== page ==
Haven’t you heard? Berb is the word

ONE of my Red Issue website colleagues punted this as his entry to our ‘find-a-chant-for-Dimi’ contest a couple of weeks ago: “Have you heard the word / the Berb is the word … (repeat ad nauseam)”

Fans of TV’s Family Guy — and that really ought to be all of you — may remember the classic episode wherein Peter Griffin bursts into the original of this early 60s trash classic every 30 seconds, to the annoyance of all.

The temptation for me to do the same here today is almost overwhelming, though the editor has made it clear he is only prepared to pay for 650 different words.

Any player, however humble, is guaranteed a kind of OT immortality, if he scores a hat-trick against either City or Liverpool, of course.

Even the wretch Forlan emerged from a double at Anfield with a new song and 12 months’ extra patience, such was our gratitude. Even so, this surely must mark a potentially epochal break in the timeline of the player’s relationship with the crowd. And incidentally, can you recall any other United player in recent history compiling a hat-trick of genuine goal of the season contenders by mid-September?

Naturally, I am aware of the danger of being a bit previous here. It is, after all, the period of the calendar in which we experience Indian summers, and such a mercurial personality is clearly going to be prone to such a phenomenon more than most. But still: rejoice, rejoice. For now, at least.

We certainly needed Sunday after the shattering denouement at Goodison, Rooneygate’s ongoing horrors, and the utter misery of Rangers last week. My oldest colleague, who’s seen every United European home game since we first entered in ‘56, pronounced that the match was the worst of its kind he had ever seen, and significantly reported “more grumbling about Fergie in the concourses afterwards than I’ve known in ages”.

Given he sits in the Main Stand, the notorious redoubt of knee-jerk Fergiephilia and establishment thinking, that speaks of something troubling.

Yet here we are, undefeated and tucked in nicely, with a squad that — if you’re feeling generous — is equipped to proceed successfully on all fronts (notwithstanding Valencia’s injury).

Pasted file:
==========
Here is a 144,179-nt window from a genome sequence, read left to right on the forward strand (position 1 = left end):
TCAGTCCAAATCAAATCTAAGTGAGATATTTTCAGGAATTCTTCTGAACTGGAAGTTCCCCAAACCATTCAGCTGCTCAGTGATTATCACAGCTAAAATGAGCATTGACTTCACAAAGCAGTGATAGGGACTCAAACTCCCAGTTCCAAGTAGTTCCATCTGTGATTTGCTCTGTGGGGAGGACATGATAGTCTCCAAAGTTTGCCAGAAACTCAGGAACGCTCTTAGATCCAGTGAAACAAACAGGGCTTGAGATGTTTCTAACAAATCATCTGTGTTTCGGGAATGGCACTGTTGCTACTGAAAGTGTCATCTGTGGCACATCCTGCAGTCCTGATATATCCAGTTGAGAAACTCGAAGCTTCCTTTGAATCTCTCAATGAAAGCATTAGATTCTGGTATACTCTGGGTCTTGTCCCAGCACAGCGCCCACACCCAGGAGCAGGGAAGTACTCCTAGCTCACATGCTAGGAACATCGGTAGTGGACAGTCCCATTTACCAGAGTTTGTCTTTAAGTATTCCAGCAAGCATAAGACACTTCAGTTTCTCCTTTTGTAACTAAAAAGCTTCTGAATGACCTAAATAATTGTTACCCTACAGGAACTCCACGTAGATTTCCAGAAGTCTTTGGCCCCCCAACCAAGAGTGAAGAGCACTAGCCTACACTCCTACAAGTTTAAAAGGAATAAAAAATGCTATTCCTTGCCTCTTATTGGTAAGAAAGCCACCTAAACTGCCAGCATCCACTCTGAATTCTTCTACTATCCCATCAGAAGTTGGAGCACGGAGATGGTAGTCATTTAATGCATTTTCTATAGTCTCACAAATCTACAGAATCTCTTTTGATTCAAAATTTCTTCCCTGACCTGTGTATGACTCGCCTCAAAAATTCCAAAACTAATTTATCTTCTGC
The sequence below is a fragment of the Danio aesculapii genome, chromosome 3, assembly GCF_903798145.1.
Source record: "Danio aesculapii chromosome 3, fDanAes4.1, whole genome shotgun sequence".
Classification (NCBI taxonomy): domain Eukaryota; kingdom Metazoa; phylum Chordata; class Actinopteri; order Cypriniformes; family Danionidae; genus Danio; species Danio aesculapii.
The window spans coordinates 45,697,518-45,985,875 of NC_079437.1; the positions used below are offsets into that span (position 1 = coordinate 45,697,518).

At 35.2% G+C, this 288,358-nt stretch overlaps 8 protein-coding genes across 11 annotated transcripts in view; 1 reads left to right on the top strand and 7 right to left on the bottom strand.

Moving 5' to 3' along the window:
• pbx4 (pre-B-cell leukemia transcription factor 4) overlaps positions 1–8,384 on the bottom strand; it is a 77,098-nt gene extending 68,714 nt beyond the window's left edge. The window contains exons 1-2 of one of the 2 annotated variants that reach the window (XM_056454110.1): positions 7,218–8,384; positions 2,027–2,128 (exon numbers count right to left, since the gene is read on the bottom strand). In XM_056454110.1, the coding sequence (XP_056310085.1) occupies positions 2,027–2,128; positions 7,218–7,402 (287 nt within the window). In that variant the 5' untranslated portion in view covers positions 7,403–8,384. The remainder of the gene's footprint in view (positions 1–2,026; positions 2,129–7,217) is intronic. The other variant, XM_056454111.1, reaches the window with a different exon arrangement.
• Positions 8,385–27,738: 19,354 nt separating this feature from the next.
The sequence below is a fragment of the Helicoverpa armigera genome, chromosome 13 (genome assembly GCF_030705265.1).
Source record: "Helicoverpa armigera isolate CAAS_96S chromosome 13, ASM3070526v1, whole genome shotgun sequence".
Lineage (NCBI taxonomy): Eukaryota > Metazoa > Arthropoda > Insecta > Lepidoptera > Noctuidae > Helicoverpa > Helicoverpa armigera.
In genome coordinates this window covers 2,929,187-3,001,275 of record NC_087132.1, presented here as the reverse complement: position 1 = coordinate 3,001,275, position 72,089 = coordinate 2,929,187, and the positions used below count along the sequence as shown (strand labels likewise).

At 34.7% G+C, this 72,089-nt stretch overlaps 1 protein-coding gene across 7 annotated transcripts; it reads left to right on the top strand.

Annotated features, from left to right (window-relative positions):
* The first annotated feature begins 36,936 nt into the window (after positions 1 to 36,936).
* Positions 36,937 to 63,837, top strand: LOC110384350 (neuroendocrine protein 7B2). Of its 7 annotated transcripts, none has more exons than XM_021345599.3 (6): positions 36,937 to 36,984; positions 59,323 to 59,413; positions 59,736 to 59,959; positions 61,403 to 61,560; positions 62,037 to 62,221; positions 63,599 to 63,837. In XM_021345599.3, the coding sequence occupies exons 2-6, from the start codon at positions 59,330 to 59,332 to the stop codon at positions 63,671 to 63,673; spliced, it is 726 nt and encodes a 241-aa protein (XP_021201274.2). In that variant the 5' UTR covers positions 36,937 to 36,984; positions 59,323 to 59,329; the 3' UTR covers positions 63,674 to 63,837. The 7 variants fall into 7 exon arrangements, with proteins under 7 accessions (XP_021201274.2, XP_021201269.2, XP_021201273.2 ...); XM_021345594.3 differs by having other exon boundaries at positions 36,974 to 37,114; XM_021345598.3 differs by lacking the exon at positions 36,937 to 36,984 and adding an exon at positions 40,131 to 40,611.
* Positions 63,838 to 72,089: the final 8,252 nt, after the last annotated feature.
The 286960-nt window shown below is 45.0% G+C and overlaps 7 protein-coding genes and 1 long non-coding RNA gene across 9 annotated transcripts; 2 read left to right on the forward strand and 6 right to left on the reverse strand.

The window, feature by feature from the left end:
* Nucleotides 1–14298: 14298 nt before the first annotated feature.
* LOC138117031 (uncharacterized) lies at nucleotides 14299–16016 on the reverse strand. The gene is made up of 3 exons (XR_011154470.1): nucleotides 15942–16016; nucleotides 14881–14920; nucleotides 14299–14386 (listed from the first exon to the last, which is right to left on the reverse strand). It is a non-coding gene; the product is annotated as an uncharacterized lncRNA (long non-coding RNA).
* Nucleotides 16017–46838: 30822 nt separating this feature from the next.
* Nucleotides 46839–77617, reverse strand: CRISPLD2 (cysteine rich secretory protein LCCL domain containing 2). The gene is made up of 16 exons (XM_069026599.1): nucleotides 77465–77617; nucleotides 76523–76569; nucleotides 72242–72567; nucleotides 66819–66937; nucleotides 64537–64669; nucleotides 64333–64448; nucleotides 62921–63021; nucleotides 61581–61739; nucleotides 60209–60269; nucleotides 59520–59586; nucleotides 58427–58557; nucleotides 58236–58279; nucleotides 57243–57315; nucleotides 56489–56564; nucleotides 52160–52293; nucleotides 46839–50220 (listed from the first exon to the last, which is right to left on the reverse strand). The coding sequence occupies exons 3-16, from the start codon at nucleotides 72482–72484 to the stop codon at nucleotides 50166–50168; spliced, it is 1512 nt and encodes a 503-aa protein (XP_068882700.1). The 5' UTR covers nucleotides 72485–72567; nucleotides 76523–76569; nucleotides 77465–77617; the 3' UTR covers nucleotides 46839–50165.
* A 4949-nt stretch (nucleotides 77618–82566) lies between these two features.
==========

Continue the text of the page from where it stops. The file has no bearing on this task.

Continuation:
That generosity of spirit is based on the optimistic assumption of Scholes and Giggs being able to continue to turn back time, of Carrick rediscovering how to play football, and of Rooney defying the demons to rise again. Several ducks need to be in a row there, admittedly. But after Sunday’s heroics, I’m prepared to consider our glass half-full for once.

Moreover, we have a delightful trip to Scunny to look forward to tonight, a fixture that constitutes that absolute rarity: a League Cup tie you are relishing. The mind boggles as to what bizarre combination the Tinkerbell might be preparing to unleash, given his recent behaviour — the entire U18 side? The United Ladies team? — but the novelty of the trip and the throwback nature of the venue are sufficient to engender enthusiasm.

Which is more than can be said for Sunday, and the grim surroundings of Bolton’s soulless modern hovel. You will doubtless be aware of the less-than-neighbourly history between our club.

Owen Coyle, when he first sprang to prominence at Burnley, appeared to be a breath of fresh air but has turned somewhat fetid since then: his revolting behaviour when jumping ship turned many a stomach, and Bolton’s style seems to have changed little from that of the former incumbent.

Furthermore, Coyle has regrettably joined the Axis Of Evil, alongside Tony Pulis and Sam Allardyce, who are united by their pathetic public loathing of Arsene Wenger and his artistic philosophy.

Fergie is pals with the villains in this, sadly: let’s see if he’s quite so happy about their modus operandi after the savage Trotters have kicked his lads around the park for 90 minutes, shall we?


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